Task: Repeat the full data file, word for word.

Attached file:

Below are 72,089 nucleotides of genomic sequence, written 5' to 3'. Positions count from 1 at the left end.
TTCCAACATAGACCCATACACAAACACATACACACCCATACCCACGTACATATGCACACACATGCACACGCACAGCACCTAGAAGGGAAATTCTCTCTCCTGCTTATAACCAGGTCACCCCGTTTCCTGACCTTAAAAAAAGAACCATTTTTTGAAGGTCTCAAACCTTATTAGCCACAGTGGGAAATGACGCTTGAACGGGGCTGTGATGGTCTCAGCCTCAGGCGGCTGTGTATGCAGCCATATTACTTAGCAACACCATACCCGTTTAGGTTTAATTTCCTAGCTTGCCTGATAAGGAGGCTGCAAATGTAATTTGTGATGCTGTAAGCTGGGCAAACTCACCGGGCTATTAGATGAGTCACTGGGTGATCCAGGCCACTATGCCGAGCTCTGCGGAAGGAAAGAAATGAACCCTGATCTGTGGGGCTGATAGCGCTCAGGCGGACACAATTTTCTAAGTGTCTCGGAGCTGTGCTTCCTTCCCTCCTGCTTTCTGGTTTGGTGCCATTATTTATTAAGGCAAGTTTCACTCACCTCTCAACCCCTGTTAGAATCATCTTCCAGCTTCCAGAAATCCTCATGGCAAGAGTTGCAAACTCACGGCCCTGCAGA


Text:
Below are 72,089 nucleotides of genomic sequence, written 5' to 3'. Positions count from 1 at the left end.
TTCCAACATAGACCCATACACAAACACATACACACCCATACCCACGTACATATGCACACACATGCACACGCACAGCACCTAGAAGGGAAATTCTCTCTCCTGCTTATAACCAGGTCACCCCGTTTCCTGACCTTAAAAAAAGAACCATTTTTTGAAGGTCTCAAACCTTATTAGCCACAGTGGGAAATGACGCTTGAACGGGGCTGTGATGGTCTCAGCCTCAGGCGGCTGTGTATGCAGCCATATTACTTAGCAACACCATACCCGTTTAGGTTTAATTTCCTAGCTTGCCTGATAAGGAGGCTGCAAATGTAATTTGTGATGCTGTAAGCTGGGCAAACTCACCGGGCTATTAGATGAGTCACTGGGTGATCCAGGCCACTATGCCGAGCTCTGCGGAAGGAAAGAAATGAACCCTGATCTGTGGGGCTGATAGCGCTCAGGCGGACACAATTTTCTAAGTGTCTCGGAGCTGTGCTTCCTTCCCTCCTGCTTTCTGGTTTGGTGCCATTATTTATTAAGGCAAGTTTCACTCACCTCTCAACCCCTGTTAGAATCATCTTCCAGCTTCCAGAAATCCTCATGGCAAGAGTTGCAAACTCACGGCCCTGCAGA